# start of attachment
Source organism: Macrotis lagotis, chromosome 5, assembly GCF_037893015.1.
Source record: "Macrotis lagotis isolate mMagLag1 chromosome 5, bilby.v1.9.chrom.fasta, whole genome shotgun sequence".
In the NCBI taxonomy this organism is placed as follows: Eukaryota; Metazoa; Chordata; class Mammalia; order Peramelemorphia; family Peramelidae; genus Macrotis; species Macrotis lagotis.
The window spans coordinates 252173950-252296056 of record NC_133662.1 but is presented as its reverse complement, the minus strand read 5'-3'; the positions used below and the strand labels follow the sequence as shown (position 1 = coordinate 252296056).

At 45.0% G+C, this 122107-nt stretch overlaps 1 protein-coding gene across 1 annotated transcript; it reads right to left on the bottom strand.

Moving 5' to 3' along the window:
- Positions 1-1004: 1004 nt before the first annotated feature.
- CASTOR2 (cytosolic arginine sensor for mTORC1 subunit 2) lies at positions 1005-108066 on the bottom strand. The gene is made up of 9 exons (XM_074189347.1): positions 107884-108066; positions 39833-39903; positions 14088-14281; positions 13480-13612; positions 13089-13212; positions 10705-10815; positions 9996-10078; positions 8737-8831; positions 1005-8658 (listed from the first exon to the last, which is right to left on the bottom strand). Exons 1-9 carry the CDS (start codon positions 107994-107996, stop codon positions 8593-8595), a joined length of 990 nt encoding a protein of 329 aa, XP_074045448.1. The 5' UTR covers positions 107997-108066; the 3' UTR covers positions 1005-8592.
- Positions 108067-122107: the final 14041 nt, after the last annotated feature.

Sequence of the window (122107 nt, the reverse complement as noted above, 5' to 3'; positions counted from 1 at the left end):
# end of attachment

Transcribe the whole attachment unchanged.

Source organism: Macrotis lagotis, chromosome 5, assembly GCF_037893015.1.
Source record: "Macrotis lagotis isolate mMagLag1 chromosome 5, bilby.v1.9.chrom.fasta, whole genome shotgun sequence".
In the NCBI taxonomy this organism is placed as follows: Eukaryota; Metazoa; Chordata; class Mammalia; order Peramelemorphia; family Peramelidae; genus Macrotis; species Macrotis lagotis.
The window spans coordinates 252173950-252296056 of record NC_133662.1 but is presented as its reverse complement, the minus strand read 5'-3'; the positions used below and the strand labels follow the sequence as shown (position 1 = coordinate 252296056).

At 45.0% G+C, this 122107-nt stretch overlaps 1 protein-coding gene across 1 annotated transcript; it reads right to left on the bottom strand.

Moving 5' to 3' along the window:
- Positions 1-1004: 1004 nt before the first annotated feature.
- CASTOR2 (cytosolic arginine sensor for mTORC1 subunit 2) lies at positions 1005-108066 on the bottom strand. The gene is made up of 9 exons (XM_074189347.1): positions 107884-108066; positions 39833-39903; positions 14088-14281; positions 13480-13612; positions 13089-13212; positions 10705-10815; positions 9996-10078; positions 8737-8831; positions 1005-8658 (listed from the first exon to the last, which is right to left on the bottom strand). Exons 1-9 carry the CDS (start codon positions 107994-107996, stop codon positions 8593-8595), a joined length of 990 nt encoding a protein of 329 aa, XP_074045448.1. The 5' UTR covers positions 107997-108066; the 3' UTR covers positions 1005-8592.
- Positions 108067-122107: the final 14041 nt, after the last annotated feature.

Sequence of the window (122107 nt, the reverse complement as noted above, 5' to 3'; positions counted from 1 at the left end):